Start with a 6" length of .22 gauge wire and make a loop at the bottom.
Start with a straight 6″ length of .22 gauge wire, and make a loop at the bottom, as shown.
This is what it looks like INSIDE the bead. Do NOT build this example!!!
This is an example of what's inside the drop, which you can't see unless the bead you've put on is transparent, but typically, it won't be, if you follow the practice of the Ancient Amarna Workshop of the XVIIIth Dynasty, 1530 B.C., give or take 18 years.
Feed a tube bead onto the vertical .22 gauge wire until it hits the bottom windings.
Feed a tube bead onto the vertical .22 gauge wire, until it hits the bottom windings, then finish the top loop by bringing the vertical open end down and, with your needlenose pliers, you'll want to create a loop about 6mm from the top of the tube bead, then make 3 or 4 windings and flush cut as usual, checking for any sharp spots with your fingertip -- what else?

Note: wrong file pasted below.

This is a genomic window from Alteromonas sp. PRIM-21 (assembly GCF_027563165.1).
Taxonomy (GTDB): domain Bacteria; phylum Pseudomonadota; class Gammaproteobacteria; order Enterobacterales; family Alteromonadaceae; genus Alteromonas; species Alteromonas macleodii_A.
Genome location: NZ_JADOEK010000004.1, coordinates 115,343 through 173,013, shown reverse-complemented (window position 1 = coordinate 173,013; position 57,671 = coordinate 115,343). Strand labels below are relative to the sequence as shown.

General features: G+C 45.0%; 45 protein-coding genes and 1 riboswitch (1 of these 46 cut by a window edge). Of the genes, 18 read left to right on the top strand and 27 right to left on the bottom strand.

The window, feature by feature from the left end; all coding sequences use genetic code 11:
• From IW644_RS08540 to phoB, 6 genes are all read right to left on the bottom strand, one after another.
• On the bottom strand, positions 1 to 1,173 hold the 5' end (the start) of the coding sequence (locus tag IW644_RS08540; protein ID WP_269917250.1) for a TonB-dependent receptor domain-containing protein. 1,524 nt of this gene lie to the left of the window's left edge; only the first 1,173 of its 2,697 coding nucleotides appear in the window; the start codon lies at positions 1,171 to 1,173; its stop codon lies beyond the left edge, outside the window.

You can add paddles onto the bottom loop if you wish.
Now merely string an uneven number of these drops onto a necklace, with some spacer beads in between to give them a bit of separation, and you have it. Add paddles onto the bottom loops if you want to make it really truly spectacular and you have a few spare hours to bend and bang out the paddles.
You can make this even more spectacular and complex with a few simple additions, which I'll illustrate just to give you the basic idea. Experimentation is indicated here.
Expansion of the design is easy.
Expansion of the design is easy. You can extend it fairly indefinitely, but keep in mind comfort of wearing the item, and the combined weight of all those beads and metal. It adds up fast, when you're belly dancing with a lot of dangly weight, so keep it light and wearable.
For ideas on the kinds of tube beads you might use for this project, consult my bead table in the index.